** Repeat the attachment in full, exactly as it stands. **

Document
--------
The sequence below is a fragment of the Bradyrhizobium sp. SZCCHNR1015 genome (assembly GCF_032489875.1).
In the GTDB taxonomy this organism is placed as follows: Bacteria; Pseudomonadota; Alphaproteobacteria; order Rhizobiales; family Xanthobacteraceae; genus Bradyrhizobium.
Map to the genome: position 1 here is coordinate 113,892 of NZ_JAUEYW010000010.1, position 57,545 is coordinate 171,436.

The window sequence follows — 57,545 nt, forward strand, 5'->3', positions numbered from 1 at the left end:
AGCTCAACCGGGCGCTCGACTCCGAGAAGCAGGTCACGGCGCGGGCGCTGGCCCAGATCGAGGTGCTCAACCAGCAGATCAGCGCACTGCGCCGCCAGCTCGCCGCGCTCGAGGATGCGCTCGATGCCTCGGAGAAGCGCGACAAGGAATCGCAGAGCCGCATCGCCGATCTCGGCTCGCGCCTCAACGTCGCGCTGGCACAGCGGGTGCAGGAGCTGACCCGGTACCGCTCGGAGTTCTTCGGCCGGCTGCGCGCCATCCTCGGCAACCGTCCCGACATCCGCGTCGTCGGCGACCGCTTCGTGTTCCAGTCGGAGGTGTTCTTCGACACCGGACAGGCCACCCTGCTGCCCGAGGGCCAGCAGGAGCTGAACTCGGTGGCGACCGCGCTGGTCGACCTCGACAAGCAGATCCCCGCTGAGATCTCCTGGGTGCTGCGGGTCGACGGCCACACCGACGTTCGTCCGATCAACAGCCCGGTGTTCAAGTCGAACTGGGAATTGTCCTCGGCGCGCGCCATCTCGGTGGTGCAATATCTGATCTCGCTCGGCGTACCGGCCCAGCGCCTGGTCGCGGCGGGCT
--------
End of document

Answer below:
The sequence below is a fragment of the Bradyrhizobium sp. SZCCHNR1015 genome (assembly GCF_032489875.1).
In the GTDB taxonomy this organism is placed as follows: Bacteria; Pseudomonadota; Alphaproteobacteria; order Rhizobiales; family Xanthobacteraceae; genus Bradyrhizobium.
Map to the genome: position 1 here is coordinate 113,892 of NZ_JAUEYW010000010.1, position 57,545 is coordinate 171,436.

The window sequence follows — 57,545 nt, forward strand, 5'->3', positions numbered from 1 at the left end:
AGCTCAACCGGGCGCTCGACTCCGAGAAGCAGGTCACGGCGCGGGCGCTGGCCCAGATCGAGGTGCTCAACCAGCAGATCAGCGCACTGCGCCGCCAGCTCGCCGCGCTCGAGGATGCGCTCGATGCCTCGGAGAAGCGCGACAAGGAATCGCAGAGCCGCATCGCCGATCTCGGCTCGCGCCTCAACGTCGCGCTGGCACAGCGGGTGCAGGAGCTGACCCGGTACCGCTCGGAGTTCTTCGGCCGGCTGCGCGCCATCCTCGGCAACCGTCCCGACATCCGCGTCGTCGGCGACCGCTTCGTGTTCCAGTCGGAGGTGTTCTTCGACACCGGACAGGCCACCCTGCTGCCCGAGGGCCAGCAGGAGCTGAACTCGGTGGCGACCGCGCTGGTCGACCTCGACAAGCAGATCCCCGCTGAGATCTCCTGGGTGCTGCGGGTCGACGGCCACACCGACGTTCGTCCGATCAACAGCCCGGTGTTCAAGTCGAACTGGGAATTGTCCTCGGCGCGCGCCATCTCGGTGGTGCAATATCTGATCTCGCTCGGCGTACCGGCCCAGCGCCTGGTCGCGGCGGGCT